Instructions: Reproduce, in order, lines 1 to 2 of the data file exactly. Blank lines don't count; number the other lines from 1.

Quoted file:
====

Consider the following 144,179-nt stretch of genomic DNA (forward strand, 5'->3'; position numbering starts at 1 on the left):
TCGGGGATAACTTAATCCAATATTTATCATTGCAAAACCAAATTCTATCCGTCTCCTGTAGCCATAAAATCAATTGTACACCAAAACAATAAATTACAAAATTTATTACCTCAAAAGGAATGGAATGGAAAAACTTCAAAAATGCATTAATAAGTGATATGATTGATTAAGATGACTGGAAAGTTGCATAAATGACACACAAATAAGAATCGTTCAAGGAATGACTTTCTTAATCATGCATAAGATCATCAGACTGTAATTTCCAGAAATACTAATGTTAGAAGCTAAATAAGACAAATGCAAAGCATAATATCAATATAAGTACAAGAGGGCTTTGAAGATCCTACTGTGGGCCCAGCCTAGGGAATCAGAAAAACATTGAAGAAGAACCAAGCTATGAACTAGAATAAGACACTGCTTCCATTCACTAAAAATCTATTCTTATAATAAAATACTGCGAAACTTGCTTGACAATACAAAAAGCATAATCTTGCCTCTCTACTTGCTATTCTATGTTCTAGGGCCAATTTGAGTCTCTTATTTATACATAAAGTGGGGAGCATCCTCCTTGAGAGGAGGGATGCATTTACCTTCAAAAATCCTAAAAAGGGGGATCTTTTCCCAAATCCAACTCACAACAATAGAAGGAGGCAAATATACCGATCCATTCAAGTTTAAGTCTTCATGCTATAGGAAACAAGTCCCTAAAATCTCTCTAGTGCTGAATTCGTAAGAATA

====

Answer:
Consider the following 144,179-nt stretch of genomic DNA (forward strand, 5'->3'; position numbering starts at 1 on the left):
TCGGGGATAACTTAATCCAATATTTATCATTGCAAAACCAAATTCTATCCGTCTCCTGTAGCCATAAAATCAATTGTACACCAAAACAATAAATTACAAAATTTATTACCTCAAAAGGAATGGAATGGAAAAACTTCAAAAATGCATTAATAAGTGATATGATTGATTAAGATGACTGGAAAGTTGCATAAATGACACACAAATAAGAATCGTTCAAGGAATGACTTTCTTAATCATGCATAAGATCATCAGACTGTAATTTCCAGAAATACTAATGTTAGAAGCTAAATAAGACAAATGCAAAGCATAATATCAATATAAGTACAAGAGGGCTTTGAAGATCCTACTGTGGGCCCAGCCTAGGGAATCAGAAAAACATTGAAGAAGAACCAAGCTATGAACTAGAATAAGACACTGCTTCCATTCACTAAAAATCTATTCTTATAATAAAATACTGCGAAACTTGCTTGACAATACAAAAAGCATAATCTTGCCTCTCTACTTGCTATTCTATGTTCTAGGGCCAATTTGAGTCTCTTATTTATACATAAAGTGGGGAGCATCCTCCTTGAGAGGAGGGATGCATTTACCTTCAAAAATCCTAAAAAGGGGGATCTTTTCCCAAATCCAACTCACAACAATAGAAGGAGGCAAATATACCGATCCATTCAAGTTTAAGTCTTCATGCTATAGGAAACAAGTCCCTAAAATCTCTCTAGTGCTGAATTCGTAAGAATA